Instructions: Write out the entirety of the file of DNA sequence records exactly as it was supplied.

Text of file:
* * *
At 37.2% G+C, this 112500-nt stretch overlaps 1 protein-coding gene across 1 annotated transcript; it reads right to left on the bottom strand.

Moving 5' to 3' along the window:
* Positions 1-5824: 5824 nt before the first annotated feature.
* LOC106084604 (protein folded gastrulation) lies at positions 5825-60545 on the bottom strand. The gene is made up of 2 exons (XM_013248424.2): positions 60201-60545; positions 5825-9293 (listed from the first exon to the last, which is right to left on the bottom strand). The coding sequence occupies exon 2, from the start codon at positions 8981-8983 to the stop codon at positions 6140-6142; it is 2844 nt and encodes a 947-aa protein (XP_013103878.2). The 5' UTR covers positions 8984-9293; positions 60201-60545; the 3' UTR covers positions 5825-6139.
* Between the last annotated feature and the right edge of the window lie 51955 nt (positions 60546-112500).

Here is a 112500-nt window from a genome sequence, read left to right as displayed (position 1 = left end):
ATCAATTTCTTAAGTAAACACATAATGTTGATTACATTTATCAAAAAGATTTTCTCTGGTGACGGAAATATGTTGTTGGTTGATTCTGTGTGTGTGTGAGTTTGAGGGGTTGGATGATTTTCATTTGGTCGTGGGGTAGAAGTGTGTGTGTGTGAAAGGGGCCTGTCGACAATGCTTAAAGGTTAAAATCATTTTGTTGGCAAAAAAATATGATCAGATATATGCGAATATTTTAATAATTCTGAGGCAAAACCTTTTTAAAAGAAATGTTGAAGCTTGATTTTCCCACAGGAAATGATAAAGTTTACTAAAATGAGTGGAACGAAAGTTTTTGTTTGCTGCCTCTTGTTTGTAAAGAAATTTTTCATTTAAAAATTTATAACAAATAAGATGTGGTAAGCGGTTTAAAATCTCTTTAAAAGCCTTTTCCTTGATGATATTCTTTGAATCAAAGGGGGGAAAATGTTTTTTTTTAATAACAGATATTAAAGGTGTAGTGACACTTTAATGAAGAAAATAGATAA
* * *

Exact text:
At 37.2% G+C, this 112500-nt stretch overlaps 1 protein-coding gene across 1 annotated transcript; it reads right to left on the bottom strand.

Moving 5' to 3' along the window:
* Positions 1-5824: 5824 nt before the first annotated feature.
* LOC106084604 (protein folded gastrulation) lies at positions 5825-60545 on the bottom strand. The gene is made up of 2 exons (XM_013248424.2): positions 60201-60545; positions 5825-9293 (listed from the first exon to the last, which is right to left on the bottom strand). The coding sequence occupies exon 2, from the start codon at positions 8981-8983 to the stop codon at positions 6140-6142; it is 2844 nt and encodes a 947-aa protein (XP_013103878.2). The 5' UTR covers positions 8984-9293; positions 60201-60545; the 3' UTR covers positions 5825-6139.
* Between the last annotated feature and the right edge of the window lie 51955 nt (positions 60546-112500).

Here is a 112500-nt window from a genome sequence, read left to right as displayed (position 1 = left end):
ATCAATTTCTTAAGTAAACACATAATGTTGATTACATTTATCAAAAAGATTTTCTCTGGTGACGGAAATATGTTGTTGGTTGATTCTGTGTGTGTGTGAGTTTGAGGGGTTGGATGATTTTCATTTGGTCGTGGGGTAGAAGTGTGTGTGTGTGAAAGGGGCCTGTCGACAATGCTTAAAGGTTAAAATCATTTTGTTGGCAAAAAAATATGATCAGATATATGCGAATATTTTAATAATTCTGAGGCAAAACCTTTTTAAAAGAAATGTTGAAGCTTGATTTTCCCACAGGAAATGATAAAGTTTACTAAAATGAGTGGAACGAAAGTTTTTGTTTGCTGCCTCTTGTTTGTAAAGAAATTTTTCATTTAAAAATTTATAACAAATAAGATGTGGTAAGCGGTTTAAAATCTCTTTAAAAGCCTTTTCCTTGATGATATTCTTTGAATCAAAGGGGGGAAAATGTTTTTTTTTAATAACAGATATTAAAGGTGTAGTGACACTTTAATGAAGAAAATAGATAA